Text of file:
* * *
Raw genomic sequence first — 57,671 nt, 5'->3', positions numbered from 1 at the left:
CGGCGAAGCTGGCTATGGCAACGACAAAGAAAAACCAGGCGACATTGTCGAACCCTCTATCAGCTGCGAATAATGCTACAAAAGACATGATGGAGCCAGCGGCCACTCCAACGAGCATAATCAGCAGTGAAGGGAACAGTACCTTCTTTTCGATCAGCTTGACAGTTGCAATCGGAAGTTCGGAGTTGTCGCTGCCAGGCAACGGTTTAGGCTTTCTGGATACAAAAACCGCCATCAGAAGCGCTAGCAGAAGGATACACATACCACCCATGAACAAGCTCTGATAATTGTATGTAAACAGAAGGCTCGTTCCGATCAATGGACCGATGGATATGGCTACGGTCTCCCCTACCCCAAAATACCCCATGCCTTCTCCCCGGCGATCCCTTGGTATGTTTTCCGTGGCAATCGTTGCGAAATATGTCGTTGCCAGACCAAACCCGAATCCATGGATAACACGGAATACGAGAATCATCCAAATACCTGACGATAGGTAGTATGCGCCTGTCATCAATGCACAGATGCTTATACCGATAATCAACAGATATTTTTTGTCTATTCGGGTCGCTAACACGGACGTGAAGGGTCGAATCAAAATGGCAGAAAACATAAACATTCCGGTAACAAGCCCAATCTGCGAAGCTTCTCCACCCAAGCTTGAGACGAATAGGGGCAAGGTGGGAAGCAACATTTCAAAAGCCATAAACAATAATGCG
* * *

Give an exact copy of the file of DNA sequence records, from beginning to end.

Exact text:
Raw genomic sequence first — 57,671 nt, 5'->3', positions numbered from 1 at the left:
CGGCGAAGCTGGCTATGGCAACGACAAAGAAAAACCAGGCGACATTGTCGAACCCTCTATCAGCTGCGAATAATGCTACAAAAGACATGATGGAGCCAGCGGCCACTCCAACGAGCATAATCAGCAGTGAAGGGAACAGTACCTTCTTTTCGATCAGCTTGACAGTTGCAATCGGAAGTTCGGAGTTGTCGCTGCCAGGCAACGGTTTAGGCTTTCTGGATACAAAAACCGCCATCAGAAGCGCTAGCAGAAGGATACACATACCACCCATGAACAAGCTCTGATAATTGTATGTAAACAGAAGGCTCGTTCCGATCAATGGACCGATGGATATGGCTACGGTCTCCCCTACCCCAAAATACCCCATGCCTTCTCCCCGGCGATCCCTTGGTATGTTTTCCGTGGCAATCGTTGCGAAATATGTCGTTGCCAGACCAAACCCGAATCCATGGATAACACGGAATACGAGAATCATCCAAATACCTGACGATAGGTAGTATGCGCCTGTCATCAATGCACAGATGCTTATACCGATAATCAACAGATATTTTTTGTCTATTCGGGTCGCTAACACGGACGTGAAGGGTCGAATCAAAATGGCAGAAAACATAAACATTCCGGTAACAAGCCCAATCTGCGAAGCTTCTCCACCCAAGCTTGAGACGAATAGGGGCAAGGTGGGAAGCAACATTTCAAAAGCCATAAACAATAATGCG